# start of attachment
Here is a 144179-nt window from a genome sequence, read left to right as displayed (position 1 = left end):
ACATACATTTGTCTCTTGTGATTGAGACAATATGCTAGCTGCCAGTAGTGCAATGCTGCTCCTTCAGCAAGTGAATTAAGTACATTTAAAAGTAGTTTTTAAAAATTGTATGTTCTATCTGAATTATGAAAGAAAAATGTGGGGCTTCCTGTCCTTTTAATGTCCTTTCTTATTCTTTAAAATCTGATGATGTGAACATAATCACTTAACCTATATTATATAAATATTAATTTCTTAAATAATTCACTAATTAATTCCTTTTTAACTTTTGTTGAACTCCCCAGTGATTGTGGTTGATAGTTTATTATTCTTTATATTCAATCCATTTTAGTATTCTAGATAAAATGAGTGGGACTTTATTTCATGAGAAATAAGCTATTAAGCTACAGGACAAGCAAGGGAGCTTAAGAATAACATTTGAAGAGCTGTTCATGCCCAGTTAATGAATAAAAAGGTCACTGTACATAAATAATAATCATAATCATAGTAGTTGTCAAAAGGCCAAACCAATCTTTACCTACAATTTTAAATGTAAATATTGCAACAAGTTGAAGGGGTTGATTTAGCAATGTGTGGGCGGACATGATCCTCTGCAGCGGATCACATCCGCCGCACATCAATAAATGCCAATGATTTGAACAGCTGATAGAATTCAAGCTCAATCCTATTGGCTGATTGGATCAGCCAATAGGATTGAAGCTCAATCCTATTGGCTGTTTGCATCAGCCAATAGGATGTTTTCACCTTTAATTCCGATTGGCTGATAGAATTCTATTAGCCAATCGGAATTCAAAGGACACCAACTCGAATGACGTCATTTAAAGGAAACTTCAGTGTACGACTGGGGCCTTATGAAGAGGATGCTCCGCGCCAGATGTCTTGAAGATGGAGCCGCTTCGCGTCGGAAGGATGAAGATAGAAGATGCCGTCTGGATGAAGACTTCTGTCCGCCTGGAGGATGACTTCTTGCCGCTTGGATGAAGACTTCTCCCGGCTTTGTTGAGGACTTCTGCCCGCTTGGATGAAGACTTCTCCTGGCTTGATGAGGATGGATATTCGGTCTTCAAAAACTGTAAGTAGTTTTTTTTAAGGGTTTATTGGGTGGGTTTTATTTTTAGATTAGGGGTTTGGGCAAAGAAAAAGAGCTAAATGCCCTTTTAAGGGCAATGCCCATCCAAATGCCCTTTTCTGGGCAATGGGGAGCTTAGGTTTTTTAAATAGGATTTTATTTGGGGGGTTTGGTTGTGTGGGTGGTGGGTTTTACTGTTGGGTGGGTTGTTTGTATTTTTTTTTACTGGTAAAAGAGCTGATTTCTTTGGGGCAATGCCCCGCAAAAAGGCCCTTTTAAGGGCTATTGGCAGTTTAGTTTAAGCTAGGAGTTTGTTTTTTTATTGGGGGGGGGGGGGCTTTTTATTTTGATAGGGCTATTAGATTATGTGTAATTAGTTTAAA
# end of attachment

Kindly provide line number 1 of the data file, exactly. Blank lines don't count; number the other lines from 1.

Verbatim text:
Here is a 144179-nt window from a genome sequence, read left to right as displayed (position 1 = left end):